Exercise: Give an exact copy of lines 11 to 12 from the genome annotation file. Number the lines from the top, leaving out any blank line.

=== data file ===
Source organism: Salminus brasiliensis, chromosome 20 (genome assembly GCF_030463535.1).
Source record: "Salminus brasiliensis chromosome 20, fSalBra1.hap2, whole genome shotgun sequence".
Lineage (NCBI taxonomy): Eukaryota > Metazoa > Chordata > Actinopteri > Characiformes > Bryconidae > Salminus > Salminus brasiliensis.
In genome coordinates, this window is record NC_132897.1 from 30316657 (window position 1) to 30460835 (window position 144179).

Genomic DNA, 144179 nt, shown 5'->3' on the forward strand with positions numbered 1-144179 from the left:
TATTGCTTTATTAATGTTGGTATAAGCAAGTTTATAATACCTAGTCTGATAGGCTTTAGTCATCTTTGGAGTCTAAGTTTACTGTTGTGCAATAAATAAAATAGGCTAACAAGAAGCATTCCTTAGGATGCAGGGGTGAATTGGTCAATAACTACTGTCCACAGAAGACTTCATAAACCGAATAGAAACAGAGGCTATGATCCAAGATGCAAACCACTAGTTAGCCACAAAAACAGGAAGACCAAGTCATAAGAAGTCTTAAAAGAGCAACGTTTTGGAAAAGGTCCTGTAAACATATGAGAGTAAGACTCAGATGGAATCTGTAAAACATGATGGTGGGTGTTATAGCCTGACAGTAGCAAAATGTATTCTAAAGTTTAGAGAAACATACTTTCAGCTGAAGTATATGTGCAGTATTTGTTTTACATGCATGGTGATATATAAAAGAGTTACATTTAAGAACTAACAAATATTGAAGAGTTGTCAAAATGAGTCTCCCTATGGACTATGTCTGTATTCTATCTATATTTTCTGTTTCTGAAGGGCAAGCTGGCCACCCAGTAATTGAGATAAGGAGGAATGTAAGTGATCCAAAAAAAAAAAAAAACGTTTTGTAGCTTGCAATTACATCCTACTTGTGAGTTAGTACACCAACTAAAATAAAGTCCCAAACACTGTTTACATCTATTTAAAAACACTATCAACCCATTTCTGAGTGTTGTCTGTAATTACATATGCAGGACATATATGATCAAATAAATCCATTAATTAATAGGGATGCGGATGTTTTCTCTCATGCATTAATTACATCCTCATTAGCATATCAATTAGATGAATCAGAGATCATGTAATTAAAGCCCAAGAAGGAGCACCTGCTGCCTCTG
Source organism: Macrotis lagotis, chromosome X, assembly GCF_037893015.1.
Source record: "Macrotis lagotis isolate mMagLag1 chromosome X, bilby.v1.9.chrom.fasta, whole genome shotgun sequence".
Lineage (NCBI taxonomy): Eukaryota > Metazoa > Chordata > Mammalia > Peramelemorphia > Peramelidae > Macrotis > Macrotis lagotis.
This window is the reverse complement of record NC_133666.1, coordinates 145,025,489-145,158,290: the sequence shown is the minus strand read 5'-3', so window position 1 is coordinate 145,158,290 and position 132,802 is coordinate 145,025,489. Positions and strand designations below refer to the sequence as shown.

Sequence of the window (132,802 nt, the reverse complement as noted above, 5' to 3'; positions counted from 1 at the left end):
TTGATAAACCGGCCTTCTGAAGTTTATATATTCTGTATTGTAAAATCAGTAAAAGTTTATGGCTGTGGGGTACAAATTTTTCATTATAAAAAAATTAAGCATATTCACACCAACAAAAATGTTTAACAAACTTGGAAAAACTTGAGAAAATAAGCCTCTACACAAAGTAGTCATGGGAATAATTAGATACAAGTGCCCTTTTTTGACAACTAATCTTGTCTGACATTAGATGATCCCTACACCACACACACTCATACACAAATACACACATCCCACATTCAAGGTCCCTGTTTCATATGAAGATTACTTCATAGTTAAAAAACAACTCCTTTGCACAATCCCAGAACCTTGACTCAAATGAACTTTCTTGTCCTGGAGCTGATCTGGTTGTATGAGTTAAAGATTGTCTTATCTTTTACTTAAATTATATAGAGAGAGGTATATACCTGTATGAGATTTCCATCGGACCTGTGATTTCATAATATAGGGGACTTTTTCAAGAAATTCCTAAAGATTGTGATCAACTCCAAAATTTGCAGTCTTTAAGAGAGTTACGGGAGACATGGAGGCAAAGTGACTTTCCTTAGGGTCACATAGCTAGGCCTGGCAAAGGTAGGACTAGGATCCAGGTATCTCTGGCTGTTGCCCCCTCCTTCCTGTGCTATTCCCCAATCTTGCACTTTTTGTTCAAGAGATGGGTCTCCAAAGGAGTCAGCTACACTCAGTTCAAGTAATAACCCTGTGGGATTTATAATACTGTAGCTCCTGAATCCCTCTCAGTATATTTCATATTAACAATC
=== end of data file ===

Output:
Sequence of the window (132,802 nt, the reverse complement as noted above, 5' to 3'; positions counted from 1 at the left end):
TTGATAAACCGGCCTTCTGAAGTTTATATATTCTGTATTGTAAAATCAGTAAAAGTTTATGGCTGTGGGGTACAAATTTTTCATTATAAAAAAATTAAGCATATTCACACCAACAAAAATGTTTAACAAACTTGGAAAAACTTGAGAAAATAAGCCTCTACACAAAGTAGTCATGGGAATAATTAGATACAAGTGCCCTTTTTTGACAACTAATCTTGTCTGACATTAGATGATCCCTACACCACACACACTCATACACAAATACACACATCCCACATTCAAGGTCCCTGTTTCATATGAAGATTACTTCATAGTTAAAAAACAACTCCTTTGCACAATCCCAGAACCTTGACTCAAATGAACTTTCTTGTCCTGGAGCTGATCTGGTTGTATGAGTTAAAGATTGTCTTATCTTTTACTTAAATTATATAGAGAGAGGTATATACCTGTATGAGATTTCCATCGGACCTGTGATTTCATAATATAGGGGACTTTTTCAAGAAATTCCTAAAGATTGTGATCAACTCCAAAATTTGCAGTCTTTAAGAGAGTTACGGGAGACATGGAGGCAAAGTGACTTTCCTTAGGGTCACATAGCTAGGCCTGGCAAAGGTAGGACTAGGATCCAGGTATCTCTGGCTGTTGCCCCCTCCTTCCTGTGCTATTCCCCAATCTTGCACTTTTTGTTCAAGAGATGGGTCTCCAAAGGAGTCAGCTACACTCAGTTCAAGTAATAACCCTGTGGGATTTATAATACTGTAGCTCCTGAATCCCTCTCAGTATATTTCATATTAACAATC